Gappah Shines Her “Light” on Scribner
For Scribner, Kathy Belden took North American rights, at auction, to two books—a novel called Out of Darkness, Shining Light and a short story collection called Rotten Row—by Petina Gappah. The author, who was represented by Eric Simonoff at William Morris Endeavor, won the 2009 Guardian First Book Award for her novel An Elegy for Easterly. The novel, Scribner said, is about the last days of a Scottish explorer and missionary named David Livingstone, as well as the journey of his body from Zambia back to England. The publisher added that the book is “narrated by his sharp-tongued cook, Halima, and a repressed African missionary, Jacob Wainwright,” and tells the tale of “this harrowing 1,500-mile journey.” Out of Darkness is set for summer 2019.
Turner’s ‘Girls’ Goes to S&S
In a world rights preempt, Christine Pride at Simon & Schuster bought Dawn Turner’s first nonfiction project, Three Girls from Bronzeville. Turner (Only Twice We’ve Reached for Heaven), a former columnist for the Chicago Tribune, has written extensively about race and class in America. In Three Girls, which Pride compared to The Other Wes Moore, Turner follows the lives of three black girls through the 1970s and ’80s in Chicago: herself, her younger sister, and her childhood best friend. Laying out the trajectory of these three lives, the author, Pride explained, “dissects a universal question about resilience: why do some people ‘make it,’ able to withstand oppressive forces like poverty, racism, violence, etc., and some people don’t?” Steve Ross at Abrams represented Turner.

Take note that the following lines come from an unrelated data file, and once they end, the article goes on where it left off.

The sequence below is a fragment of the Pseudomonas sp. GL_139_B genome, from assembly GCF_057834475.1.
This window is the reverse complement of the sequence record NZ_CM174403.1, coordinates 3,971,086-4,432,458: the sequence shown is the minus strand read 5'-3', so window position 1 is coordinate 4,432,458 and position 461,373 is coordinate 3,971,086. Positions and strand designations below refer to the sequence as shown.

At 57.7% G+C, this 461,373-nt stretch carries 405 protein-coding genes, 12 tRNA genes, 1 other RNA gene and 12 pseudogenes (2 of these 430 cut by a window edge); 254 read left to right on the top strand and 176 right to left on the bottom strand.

‘Marlon Bundo’ Co-creator Hops to Razorbill
Jill Twiss, a writer on the HBO show Last Week Tonight with John Oliver and coauthor of A Day in the Life of Marlon Bundo (Chronicle), sold a YA romantic comedy called Love Inc. to Razorbill. Ben Schrank took world rights to the book from Brenda Bowen at Sanford J. Greenburger. The publisher said the novel, which is set for a 2019 release, is about a teen entrepreneur who “creates a personalized subscription box service that guarantees true love... for everyone but herself.”
Berkley Invests in Lim’s Debut
After winning two books at auction for six figures, Cindy Hwang at Berkley will publish Roselle Lim’s debut novel, Natalie Tan’s Book of Luck and Fortune. Jenny Bent at the Bent Agency brokered the deal, which includes a second, currently untitled novel, for U.S., Canadian, and translation rights. Berkley said Natalie Tan, slated for summer 2019, is “a heartwarming novel of magical realism in which an aspiring chef returns home to San Francisco following her estranged mother’s death and must master a series of enchanted recipes in order to revive her family’s old Chinatown restaurant.” The second book in the deal is scheduled for summer 2020.
‘Bob’s Burgers’ Writer Sells a Book on Autocomplete
Hollywood writer Justin Hook sold a book about the hilarious damage search engines can wreak on our language. Rebecca Hunt at Chronicle Books nabbed world rights to Autocomplete: The Book from Mark Gottlieb at Trident Media Group. Gottlieb said the book is “a curated collection of the funniest, saddest, strangest, and most beautiful ways that search engines such as Google offer to autocomplete popular searches.” Hook is a writer on the Fox show Bob’s Burgers and creator of the game Google Feud, which, Gottlieb said, “has been played over one billion times” and featured on The Tonight Show.